So, without futher ado (apart from me thanking Rob - THANK YOU!!!), I shall hand you over to the Q&A!
What inspired Wild Boy?
Wild Boy really began in the pages of Seventy Years a Showman - the memoir of a 19th century circus owner called Lord George Sanger. I loved Sanger’s descriptions of travelling fairs, and of the freaks shows. I imagined one of the performers – a boy covered in hair – watching the crowds and dreaming of being ‘normal’. I realised that he would learn to read their lives from tiny details about their faces and clothes...He would be a detective.
When writing Wild Boy, how much research did you have to do?
I got addicted to research - newspaper reports, and writings of journalists such as Charles Dickens or Henry Mayhew, who described their city in incredible detail. I lived in London, so walked around a lot and hung out in the story’s locations. I even acted out some of the scenes, to make sense of the events – but only when no one was watching.
What was the journey from coming up with the idea of Wild Boy to publication like for you?
It was one big effort to stay confident. I convinced myself that the book would get published – I had to or I’d never have finished the draft. Going into it thinking ‘Will anyone want to read this?’ is too negative. Instead I told myself that everyone wanted to. That helped me get it written, and settled my nerves as I waited to find out if any publishers really did like it.
What is your "typical" writing day?
I wish there was a typical writing day. I envy people with a set routine. I’d love my life to happen around writing, but really it’s the other way round. I just fit it in whenever I can – on the train to work (I have a long commute to my job as a children’s book editor), a early morning if I feel awake. But the story and characters are always there, in my mind, demanding attention.
Wild Boy has elements of murder mysteries novels (such as Poirot and Sherlock Holmes). Are you fan of crime/mystery stories as a whole or do you like elements within them?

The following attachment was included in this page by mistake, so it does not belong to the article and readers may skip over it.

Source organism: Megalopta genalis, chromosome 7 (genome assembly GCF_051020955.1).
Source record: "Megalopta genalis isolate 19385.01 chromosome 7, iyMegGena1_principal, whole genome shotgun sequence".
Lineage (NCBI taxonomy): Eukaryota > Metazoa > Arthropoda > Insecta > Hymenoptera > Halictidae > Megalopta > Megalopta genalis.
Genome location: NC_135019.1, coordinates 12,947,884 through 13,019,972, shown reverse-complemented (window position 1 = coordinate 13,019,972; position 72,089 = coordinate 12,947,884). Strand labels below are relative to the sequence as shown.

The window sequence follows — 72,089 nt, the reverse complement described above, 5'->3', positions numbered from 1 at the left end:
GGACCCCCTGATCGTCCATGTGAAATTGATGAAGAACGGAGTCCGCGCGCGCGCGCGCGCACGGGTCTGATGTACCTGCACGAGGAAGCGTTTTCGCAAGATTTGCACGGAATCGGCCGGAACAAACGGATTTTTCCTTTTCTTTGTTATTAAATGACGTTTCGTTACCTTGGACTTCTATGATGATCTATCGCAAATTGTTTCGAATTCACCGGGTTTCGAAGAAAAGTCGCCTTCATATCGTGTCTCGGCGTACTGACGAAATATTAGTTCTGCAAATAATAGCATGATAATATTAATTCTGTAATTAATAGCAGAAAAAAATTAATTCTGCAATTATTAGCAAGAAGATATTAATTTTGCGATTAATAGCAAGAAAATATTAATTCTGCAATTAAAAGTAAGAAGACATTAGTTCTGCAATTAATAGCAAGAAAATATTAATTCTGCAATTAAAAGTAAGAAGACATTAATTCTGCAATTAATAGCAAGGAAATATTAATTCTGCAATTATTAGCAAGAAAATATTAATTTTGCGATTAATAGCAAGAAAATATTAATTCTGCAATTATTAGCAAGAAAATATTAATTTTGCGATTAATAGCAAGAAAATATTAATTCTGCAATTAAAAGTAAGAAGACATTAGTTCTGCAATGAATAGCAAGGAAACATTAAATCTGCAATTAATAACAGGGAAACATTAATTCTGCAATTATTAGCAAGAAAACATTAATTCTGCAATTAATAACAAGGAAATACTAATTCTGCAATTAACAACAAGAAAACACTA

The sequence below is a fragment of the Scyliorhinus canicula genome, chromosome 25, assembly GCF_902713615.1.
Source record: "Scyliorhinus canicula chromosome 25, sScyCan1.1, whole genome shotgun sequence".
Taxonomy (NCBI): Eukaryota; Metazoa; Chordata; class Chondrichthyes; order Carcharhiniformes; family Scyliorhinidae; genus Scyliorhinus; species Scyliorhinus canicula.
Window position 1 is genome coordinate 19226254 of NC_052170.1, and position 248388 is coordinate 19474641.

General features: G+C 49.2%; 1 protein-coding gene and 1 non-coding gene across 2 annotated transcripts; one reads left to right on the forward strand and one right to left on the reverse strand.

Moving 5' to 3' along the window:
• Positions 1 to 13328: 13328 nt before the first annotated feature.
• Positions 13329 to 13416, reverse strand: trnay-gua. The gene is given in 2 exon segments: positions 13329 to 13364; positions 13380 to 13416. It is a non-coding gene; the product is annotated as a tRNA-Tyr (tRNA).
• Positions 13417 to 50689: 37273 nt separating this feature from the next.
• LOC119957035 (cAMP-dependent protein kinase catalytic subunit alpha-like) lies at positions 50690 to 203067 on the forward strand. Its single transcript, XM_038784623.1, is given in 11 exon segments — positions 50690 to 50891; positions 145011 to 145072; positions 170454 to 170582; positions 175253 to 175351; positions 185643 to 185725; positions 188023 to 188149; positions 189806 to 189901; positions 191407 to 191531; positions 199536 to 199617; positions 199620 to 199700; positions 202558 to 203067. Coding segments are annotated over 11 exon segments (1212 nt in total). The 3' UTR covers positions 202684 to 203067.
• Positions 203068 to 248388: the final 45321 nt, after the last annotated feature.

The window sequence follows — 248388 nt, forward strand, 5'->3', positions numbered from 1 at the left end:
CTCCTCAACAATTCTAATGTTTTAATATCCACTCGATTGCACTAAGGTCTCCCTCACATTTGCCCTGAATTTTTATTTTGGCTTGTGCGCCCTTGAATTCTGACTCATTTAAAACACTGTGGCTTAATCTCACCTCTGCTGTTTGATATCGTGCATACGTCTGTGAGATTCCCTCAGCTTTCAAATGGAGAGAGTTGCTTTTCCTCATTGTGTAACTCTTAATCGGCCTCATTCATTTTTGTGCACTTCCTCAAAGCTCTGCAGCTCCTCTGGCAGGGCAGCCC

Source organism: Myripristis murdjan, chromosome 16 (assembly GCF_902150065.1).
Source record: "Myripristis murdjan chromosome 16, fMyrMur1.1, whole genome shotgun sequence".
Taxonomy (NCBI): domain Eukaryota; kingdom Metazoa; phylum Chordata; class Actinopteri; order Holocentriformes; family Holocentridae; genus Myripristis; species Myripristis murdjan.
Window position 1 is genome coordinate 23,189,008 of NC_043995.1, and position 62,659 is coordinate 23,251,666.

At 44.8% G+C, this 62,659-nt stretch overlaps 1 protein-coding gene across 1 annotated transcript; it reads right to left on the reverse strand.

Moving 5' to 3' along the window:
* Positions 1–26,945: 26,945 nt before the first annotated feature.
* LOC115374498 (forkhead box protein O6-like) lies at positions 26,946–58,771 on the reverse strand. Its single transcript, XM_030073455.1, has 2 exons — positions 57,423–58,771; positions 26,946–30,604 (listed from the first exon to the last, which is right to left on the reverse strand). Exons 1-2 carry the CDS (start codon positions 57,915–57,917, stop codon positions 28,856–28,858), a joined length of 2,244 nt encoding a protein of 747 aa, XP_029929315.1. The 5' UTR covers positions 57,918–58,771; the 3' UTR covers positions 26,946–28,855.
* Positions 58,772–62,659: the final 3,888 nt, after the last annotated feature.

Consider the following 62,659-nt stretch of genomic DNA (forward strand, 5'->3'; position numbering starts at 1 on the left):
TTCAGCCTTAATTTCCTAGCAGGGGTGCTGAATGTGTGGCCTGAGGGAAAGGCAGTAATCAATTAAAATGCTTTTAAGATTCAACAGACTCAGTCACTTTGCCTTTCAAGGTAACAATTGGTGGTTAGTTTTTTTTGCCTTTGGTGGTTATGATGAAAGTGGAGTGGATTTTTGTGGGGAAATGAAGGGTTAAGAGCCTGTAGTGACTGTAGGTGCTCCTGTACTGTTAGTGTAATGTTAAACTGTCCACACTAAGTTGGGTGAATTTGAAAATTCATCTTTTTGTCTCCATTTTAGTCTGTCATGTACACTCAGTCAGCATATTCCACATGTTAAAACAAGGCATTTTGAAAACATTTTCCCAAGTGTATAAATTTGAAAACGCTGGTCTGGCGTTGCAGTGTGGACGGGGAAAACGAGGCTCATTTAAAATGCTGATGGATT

I love some detective books – especially Sherlock Holmes stories, which are tight, clever and packed with great characters. But others, especially those from the 1920s and 30s, are all about the puzzle, and not the characters. The puzzle is important of course – the mystery that must be solved – but I wanted to write a story that began with a character, and then worked outwards.
Were you surprised by readers reactions to Wild Boy?
I am, always. I said I was confident it would get published, but that was just a way to silence my inner critic. When it actually did get published, and then people liked it and it won awards, I was gobsmacked and delighted and grateful. It charged me up again to write the next story.
Were they any characters that surprised you while writing the sequel, Wild Boy and the Black Terror?
Clarissa, Wild Boy’s foul-mouthed acrobat best friend, always surprises me. Black Terror turned out to be her story as much as Wild Boy’s. I didn’t realize at first how angry she was about the dark things that happened in the first book. That rage became a big part of the story.
I, personally, think Wild Boy would be great as a family drama on TV, radio or film. Do you think the story would translate well onto either of these medias or would you prefer the book to remain a book?
Thanks for saying that. There’s a Wild Boy film in the works, which is very exciting. I’ve read the screenplay, and love it. I think the production company – Warp Films – is getting a director attached at the moment. Fingers crossed…
[Edit: this BETTER happen!]
Ok, without spoiling us (OK, me. Without spoiling me!), what can you tell us about Wild Boy's second adventure, Wild Boy and the Black Terror?
Black Terror picks up Wild Boy and Clarissa’s story a few months after the first book, as they use their skills – freak show detective and circus acrobat – to solve a new case. Someone is poisoning members of London’s high society, a supposed demon that makes you see your darkest memories before you die. Wild Boy and Clarissa’s hunt for the killer forces them to confront their own dark pasts and their worst fears. Whereas the first story was set in London’s seamy underworld, Black Terror takes place among the city’s palaces and grand townhouses, where even darker things lurk.
One final question: are you planning any more adventures with Wild Boy?I don’t think that Wild Boy and Clarissa’s story is finished, so hopefully! My next book for Walker though will be an adventure tale, partly set in the 19th century and party today, and packed with adventure, tombs and giant snakes. I love giant snakes.